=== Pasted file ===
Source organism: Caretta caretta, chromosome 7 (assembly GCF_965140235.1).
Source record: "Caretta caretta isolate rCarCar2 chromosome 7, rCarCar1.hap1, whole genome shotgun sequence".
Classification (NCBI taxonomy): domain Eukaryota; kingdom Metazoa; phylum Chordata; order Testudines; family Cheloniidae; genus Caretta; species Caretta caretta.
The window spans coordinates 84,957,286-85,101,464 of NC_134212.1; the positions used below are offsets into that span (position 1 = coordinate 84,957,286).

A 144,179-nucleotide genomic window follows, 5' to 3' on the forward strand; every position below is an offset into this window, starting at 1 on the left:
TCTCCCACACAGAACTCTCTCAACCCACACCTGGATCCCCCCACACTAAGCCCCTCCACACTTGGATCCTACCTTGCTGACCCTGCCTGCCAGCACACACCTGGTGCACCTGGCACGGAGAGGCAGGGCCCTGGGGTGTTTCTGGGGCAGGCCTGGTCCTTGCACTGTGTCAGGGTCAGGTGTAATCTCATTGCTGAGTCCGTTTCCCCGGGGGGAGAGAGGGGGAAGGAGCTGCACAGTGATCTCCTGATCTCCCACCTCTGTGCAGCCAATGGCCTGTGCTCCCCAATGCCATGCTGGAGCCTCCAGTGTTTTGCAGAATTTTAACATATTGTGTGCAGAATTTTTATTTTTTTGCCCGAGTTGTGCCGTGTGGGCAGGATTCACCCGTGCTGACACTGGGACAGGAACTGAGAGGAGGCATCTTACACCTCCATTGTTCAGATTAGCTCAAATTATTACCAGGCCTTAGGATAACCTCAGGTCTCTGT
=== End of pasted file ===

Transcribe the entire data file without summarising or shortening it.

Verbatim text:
Source organism: Caretta caretta, chromosome 7 (assembly GCF_965140235.1).
Source record: "Caretta caretta isolate rCarCar2 chromosome 7, rCarCar1.hap1, whole genome shotgun sequence".
Classification (NCBI taxonomy): domain Eukaryota; kingdom Metazoa; phylum Chordata; order Testudines; family Cheloniidae; genus Caretta; species Caretta caretta.
The window spans coordinates 84,957,286-85,101,464 of NC_134212.1; the positions used below are offsets into that span (position 1 = coordinate 84,957,286).

A 144,179-nucleotide genomic window follows, 5' to 3' on the forward strand; every position below is an offset into this window, starting at 1 on the left:
TCTCCCACACAGAACTCTCTCAACCCACACCTGGATCCCCCCACACTAAGCCCCTCCACACTTGGATCCTACCTTGCTGACCCTGCCTGCCAGCACACACCTGGTGCACCTGGCACGGAGAGGCAGGGCCCTGGGGTGTTTCTGGGGCAGGCCTGGTCCTTGCACTGTGTCAGGGTCAGGTGTAATCTCATTGCTGAGTCCGTTTCCCCGGGGGGAGAGAGGGGGAAGGAGCTGCACAGTGATCTCCTGATCTCCCACCTCTGTGCAGCCAATGGCCTGTGCTCCCCAATGCCATGCTGGAGCCTCCAGTGTTTTGCAGAATTTTAACATATTGTGTGCAGAATTTTTATTTTTTTGCCCGAGTTGTGCCGTGTGGGCAGGATTCACCCGTGCTGACACTGGGACAGGAACTGAGAGGAGGCATCTTACACCTCCATTGTTCAGATTAGCTCAAATTATTACCAGGCCTTAGGATAACCTCAGGTCTCTGT